'We stand united' - this is the defiant pledge by angry parents desperate to save their children's school from closure.
Campaigners have vowed to continue to fight against plans to shut the The Coseley School - as it emerged it could face a financial deficit of up to £1million by August 2017.
Dozens of parents and pupils took to the steps of Dudley Council House to protest before councillors met to debate the future of the Henne Drive school.
They had been stopped from sitting in on the private session of the cabinet meeting, where it was agreed to hold a public consultation, because of the discussion of financial information.
But a question and answer document was released afterwards which revealed the school's precarious financial situation for the first time amid falling pupil numbers.
The report said: "There will be a small deficit at the end of this financial year, however, if no action is taken, by August 2017 the school is likely to be up to £1million in deficit. The amount of money the school receives is controlled by the numbers of pupils in the school."
The document stated that a 'phased closure' of the school, which currently has 528 pupils, could also be an option.
Pupils in years 7, 8 and 9 would be moved elsewhere, with year 10 staying put.
Parent Michaela Garbett, who organised a petition against the closure which has gained more than 1,000 signatures, said believes council should have been more transparent in their discussions.
"Even with a phased closure it will still effect me as my daughter is in Year 8. It is disgusting that they couldn't have taken everything into consideration instead of just shocking us with the news that it was up for closure.
"The protest showed community spirit and that we stand united in the face of this," she added.
Councillor Ian Cooper, cabinet member for children’s services, said that a 'dramatic decline' in pupil numbers was also predicted over the next few years.
He said: “Proposing the closure of the school is very much the last resort and not something we have taken lightly.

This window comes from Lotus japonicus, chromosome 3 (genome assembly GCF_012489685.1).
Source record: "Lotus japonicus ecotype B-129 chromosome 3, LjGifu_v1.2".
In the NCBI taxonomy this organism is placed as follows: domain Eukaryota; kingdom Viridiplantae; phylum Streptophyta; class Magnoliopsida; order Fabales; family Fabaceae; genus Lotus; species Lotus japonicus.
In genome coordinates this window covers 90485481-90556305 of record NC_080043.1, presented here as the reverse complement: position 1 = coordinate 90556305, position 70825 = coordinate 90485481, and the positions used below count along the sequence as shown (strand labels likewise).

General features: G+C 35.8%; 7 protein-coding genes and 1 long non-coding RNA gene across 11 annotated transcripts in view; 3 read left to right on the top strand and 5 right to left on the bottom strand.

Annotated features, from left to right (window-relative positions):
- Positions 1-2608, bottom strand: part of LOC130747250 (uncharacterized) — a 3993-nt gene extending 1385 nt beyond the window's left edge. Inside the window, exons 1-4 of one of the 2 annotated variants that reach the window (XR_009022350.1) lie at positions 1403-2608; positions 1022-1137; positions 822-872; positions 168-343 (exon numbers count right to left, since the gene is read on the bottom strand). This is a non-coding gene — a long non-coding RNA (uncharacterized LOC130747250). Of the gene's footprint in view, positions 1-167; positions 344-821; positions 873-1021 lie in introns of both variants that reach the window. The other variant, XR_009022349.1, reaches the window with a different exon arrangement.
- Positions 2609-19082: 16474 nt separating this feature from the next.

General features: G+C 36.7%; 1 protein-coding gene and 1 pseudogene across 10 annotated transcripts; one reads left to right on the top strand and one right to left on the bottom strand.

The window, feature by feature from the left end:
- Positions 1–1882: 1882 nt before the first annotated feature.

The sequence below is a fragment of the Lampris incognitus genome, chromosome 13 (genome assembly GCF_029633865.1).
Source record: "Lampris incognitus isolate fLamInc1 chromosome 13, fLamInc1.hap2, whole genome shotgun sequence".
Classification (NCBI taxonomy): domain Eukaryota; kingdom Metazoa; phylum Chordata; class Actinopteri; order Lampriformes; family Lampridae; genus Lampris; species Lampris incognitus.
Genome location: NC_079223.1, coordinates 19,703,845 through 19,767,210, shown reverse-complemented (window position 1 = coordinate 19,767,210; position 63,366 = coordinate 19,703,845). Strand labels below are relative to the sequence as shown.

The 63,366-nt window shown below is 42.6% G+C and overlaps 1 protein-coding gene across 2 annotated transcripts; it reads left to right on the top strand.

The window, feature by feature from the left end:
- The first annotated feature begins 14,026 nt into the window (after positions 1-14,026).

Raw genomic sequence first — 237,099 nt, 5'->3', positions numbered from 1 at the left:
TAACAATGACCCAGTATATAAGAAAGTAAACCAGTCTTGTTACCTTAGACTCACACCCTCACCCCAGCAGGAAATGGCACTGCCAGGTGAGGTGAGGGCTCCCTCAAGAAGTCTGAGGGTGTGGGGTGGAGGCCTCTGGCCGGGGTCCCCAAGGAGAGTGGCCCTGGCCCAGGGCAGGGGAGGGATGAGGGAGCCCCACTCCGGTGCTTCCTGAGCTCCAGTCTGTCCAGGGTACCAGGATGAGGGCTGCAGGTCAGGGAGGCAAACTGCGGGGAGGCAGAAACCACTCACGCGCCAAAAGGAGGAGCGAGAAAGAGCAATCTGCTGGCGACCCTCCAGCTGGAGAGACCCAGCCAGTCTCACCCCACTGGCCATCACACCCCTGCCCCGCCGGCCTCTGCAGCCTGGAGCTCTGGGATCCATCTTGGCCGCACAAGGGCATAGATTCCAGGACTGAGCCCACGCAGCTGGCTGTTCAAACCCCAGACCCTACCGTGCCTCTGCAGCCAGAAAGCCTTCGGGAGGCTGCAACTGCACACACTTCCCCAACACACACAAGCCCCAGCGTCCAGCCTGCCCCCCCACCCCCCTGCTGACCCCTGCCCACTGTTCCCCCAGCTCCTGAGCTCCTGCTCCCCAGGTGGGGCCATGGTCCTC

“During recent years it has experienced a dramatic decline in pupil numbers, which are forecast to drop even more over the next three years, as well as results below the national minimum standards.
“We know the school has worked hard to try and raise attainment but unfortunately all these factors have led us to take this action.
“These are some difficult decisions being made but I can reassure people that children’s educational interests are paramount to any decision in line with our role as corporate parents.”
Coseley East Councillor Star Anderton, who attended Monday night’s protest, raised concerns over the consultation process - fearing that a decision had already been made.
“It is a complete sham. What is the point of holding a public consultation when it appears, that the decision appears to have been already made.
“So much for democracy in Dudley. Where are the kids, from the 900-plus homes being built in Coseley now going to go to school.
"It’s totally ridiculous. Closure of the school makes no sense at all at any level. This school is at the heart of the Coseley community.”
Council bosses say that they have already identified alternative schools with spare capacity which could take pupils if the decision to close is taken.
People will have until April 5 to have their say on the future of the school.
The consultation is available via the homepage on the council’s website at www.dudley.gov.uk
There are also planned meetings with parents and staff and other interested parties as part of the formal consultation.
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